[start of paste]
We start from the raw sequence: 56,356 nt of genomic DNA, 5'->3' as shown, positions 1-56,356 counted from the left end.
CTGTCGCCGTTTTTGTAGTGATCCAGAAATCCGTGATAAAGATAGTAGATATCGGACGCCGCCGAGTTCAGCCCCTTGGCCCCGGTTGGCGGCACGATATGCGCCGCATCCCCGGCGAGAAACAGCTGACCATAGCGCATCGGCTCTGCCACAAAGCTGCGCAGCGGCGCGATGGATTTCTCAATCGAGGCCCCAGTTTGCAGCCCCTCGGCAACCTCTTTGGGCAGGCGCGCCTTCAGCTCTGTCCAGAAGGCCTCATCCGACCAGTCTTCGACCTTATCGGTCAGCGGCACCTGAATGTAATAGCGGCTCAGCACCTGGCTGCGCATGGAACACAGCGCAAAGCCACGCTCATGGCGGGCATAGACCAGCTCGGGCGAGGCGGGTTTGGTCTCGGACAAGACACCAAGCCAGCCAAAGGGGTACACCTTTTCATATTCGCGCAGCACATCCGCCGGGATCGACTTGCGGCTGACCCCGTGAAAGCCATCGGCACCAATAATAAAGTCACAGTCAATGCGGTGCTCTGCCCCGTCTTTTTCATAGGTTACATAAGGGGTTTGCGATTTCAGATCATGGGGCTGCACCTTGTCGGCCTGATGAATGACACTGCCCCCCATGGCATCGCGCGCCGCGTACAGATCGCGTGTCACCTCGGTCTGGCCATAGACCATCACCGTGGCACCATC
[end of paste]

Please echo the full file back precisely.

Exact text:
We start from the raw sequence: 56,356 nt of genomic DNA, 5'->3' as shown, positions 1-56,356 counted from the left end.
CTGTCGCCGTTTTTGTAGTGATCCAGAAATCCGTGATAAAGATAGTAGATATCGGACGCCGCCGAGTTCAGCCCCTTGGCCCCGGTTGGCGGCACGATATGCGCCGCATCCCCGGCGAGAAACAGCTGACCATAGCGCATCGGCTCTGCCACAAAGCTGCGCAGCGGCGCGATGGATTTCTCAATCGAGGCCCCAGTTTGCAGCCCCTCGGCAACCTCTTTGGGCAGGCGCGCCTTCAGCTCTGTCCAGAAGGCCTCATCCGACCAGTCTTCGACCTTATCGGTCAGCGGCACCTGAATGTAATAGCGGCTCAGCACCTGGCTGCGCATGGAACACAGCGCAAAGCCACGCTCATGGCGGGCATAGACCAGCTCGGGCGAGGCGGGTTTGGTCTCGGACAAGACACCAAGCCAGCCAAAGGGGTACACCTTTTCATATTCGCGCAGCACATCCGCCGGGATCGACTTGCGGCTGACCCCGTGAAAGCCATCGGCACCAATAATAAAGTCACAGTCAATGCGGTGCTCTGCCCCGTCTTTTTCATAGGTTACATAAGGGGTTTGCGATTTCAGATCATGGGGCTGCACCTTGTCGGCCTGATGAATGACACTGCCCCCCATGGCATCGCGCGCCGCGTACAGATCGCGTGTCACCTCGGTCTGGCCATAGACCATCACCGTGGCACCATC